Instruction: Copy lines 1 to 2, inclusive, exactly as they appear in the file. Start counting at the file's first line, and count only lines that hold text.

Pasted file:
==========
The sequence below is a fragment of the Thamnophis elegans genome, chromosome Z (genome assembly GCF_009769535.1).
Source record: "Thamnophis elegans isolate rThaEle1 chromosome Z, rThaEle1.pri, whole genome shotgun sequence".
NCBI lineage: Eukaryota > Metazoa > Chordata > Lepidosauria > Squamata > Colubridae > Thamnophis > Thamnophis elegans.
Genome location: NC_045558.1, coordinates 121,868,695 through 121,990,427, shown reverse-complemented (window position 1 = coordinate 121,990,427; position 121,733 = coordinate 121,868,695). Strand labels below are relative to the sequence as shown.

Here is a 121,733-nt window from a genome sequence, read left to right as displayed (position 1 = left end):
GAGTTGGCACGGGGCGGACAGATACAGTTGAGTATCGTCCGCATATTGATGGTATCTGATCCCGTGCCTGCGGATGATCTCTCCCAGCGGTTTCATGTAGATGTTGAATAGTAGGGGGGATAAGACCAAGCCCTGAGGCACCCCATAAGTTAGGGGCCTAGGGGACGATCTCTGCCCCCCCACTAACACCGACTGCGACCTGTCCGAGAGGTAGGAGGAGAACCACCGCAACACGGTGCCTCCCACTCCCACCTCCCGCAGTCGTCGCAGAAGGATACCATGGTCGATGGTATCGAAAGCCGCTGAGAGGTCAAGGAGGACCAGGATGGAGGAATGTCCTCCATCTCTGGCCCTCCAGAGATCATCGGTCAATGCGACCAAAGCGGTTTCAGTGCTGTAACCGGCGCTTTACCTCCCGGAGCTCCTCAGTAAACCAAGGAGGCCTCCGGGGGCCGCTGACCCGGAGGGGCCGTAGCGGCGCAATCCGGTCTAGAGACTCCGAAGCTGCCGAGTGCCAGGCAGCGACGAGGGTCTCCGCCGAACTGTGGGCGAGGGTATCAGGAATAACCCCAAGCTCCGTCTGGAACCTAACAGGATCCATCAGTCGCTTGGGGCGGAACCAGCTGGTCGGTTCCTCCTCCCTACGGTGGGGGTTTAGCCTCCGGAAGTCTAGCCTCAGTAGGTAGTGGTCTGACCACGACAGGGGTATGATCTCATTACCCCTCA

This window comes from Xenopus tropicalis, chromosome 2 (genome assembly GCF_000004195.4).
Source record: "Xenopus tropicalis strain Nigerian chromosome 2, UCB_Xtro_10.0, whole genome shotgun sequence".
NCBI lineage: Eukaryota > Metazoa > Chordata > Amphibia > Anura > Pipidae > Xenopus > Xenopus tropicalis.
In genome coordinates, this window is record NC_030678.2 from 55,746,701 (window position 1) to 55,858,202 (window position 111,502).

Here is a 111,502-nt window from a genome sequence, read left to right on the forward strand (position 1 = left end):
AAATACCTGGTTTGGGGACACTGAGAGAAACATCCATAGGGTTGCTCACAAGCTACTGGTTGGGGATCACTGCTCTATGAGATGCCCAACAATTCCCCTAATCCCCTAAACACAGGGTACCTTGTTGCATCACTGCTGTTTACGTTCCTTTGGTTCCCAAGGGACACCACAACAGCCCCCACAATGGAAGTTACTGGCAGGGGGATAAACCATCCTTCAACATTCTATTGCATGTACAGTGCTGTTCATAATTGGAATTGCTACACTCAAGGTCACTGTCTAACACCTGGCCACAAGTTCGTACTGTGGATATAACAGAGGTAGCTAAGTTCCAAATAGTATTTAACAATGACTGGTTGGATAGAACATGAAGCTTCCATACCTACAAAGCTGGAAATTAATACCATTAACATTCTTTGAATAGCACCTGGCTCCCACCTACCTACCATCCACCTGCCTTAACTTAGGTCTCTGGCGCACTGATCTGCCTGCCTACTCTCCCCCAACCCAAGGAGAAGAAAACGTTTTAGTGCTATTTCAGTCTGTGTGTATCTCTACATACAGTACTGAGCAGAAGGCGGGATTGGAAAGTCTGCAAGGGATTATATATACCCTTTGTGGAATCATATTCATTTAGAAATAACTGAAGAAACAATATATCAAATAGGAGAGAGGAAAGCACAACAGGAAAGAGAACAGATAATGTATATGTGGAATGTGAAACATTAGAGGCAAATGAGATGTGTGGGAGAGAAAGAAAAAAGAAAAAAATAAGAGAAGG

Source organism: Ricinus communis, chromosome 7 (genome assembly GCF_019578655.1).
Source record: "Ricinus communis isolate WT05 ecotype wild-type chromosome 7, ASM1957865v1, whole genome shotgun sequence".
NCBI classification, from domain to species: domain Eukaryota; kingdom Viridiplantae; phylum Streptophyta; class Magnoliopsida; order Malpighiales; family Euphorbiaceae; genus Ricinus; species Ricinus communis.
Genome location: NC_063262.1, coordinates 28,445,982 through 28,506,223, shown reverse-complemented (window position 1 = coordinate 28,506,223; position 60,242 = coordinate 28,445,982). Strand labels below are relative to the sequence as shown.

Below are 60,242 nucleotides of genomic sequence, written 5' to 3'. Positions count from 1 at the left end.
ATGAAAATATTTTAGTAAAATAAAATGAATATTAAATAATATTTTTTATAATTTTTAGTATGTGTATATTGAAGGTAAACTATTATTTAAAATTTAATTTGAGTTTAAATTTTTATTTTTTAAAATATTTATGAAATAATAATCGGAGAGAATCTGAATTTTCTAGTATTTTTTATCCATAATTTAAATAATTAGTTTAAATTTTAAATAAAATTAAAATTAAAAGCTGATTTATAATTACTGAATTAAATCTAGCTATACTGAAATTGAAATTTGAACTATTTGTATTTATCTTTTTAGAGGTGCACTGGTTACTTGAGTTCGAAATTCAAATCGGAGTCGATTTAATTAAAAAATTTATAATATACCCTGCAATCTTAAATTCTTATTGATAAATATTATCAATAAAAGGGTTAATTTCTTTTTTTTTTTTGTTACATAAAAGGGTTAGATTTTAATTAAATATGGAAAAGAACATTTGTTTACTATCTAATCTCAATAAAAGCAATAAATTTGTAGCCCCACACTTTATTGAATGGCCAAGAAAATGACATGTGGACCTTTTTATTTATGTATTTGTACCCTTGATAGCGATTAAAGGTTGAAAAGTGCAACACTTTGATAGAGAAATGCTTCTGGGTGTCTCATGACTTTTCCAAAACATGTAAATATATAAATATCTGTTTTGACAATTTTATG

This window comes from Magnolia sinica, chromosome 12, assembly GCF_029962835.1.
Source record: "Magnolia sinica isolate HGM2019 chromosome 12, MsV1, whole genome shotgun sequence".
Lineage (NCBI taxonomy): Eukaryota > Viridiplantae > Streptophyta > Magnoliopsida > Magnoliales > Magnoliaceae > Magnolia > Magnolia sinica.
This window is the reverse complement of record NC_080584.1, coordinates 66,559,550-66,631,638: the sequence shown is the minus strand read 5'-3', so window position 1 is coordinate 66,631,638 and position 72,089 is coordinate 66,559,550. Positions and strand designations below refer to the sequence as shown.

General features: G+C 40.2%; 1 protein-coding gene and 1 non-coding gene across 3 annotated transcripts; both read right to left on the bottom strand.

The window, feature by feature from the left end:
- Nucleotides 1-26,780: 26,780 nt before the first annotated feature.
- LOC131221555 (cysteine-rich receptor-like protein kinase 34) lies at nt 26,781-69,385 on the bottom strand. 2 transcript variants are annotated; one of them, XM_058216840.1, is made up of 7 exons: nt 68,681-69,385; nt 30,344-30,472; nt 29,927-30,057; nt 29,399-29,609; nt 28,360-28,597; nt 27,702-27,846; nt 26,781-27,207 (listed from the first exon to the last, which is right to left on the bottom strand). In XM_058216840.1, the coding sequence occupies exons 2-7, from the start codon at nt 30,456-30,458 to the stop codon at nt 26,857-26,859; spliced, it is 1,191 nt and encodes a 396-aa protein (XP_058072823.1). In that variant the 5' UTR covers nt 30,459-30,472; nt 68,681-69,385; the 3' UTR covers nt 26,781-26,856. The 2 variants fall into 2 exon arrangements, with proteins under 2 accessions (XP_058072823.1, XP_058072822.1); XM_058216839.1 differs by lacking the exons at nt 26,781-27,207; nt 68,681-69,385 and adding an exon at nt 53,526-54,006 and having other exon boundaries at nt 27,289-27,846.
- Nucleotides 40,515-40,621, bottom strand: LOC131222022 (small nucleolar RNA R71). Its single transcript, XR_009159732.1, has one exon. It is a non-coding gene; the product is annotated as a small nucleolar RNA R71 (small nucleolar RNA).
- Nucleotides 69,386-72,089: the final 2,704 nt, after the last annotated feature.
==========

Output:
The sequence below is a fragment of the Thamnophis elegans genome, chromosome Z (genome assembly GCF_009769535.1).
Source record: "Thamnophis elegans isolate rThaEle1 chromosome Z, rThaEle1.pri, whole genome shotgun sequence".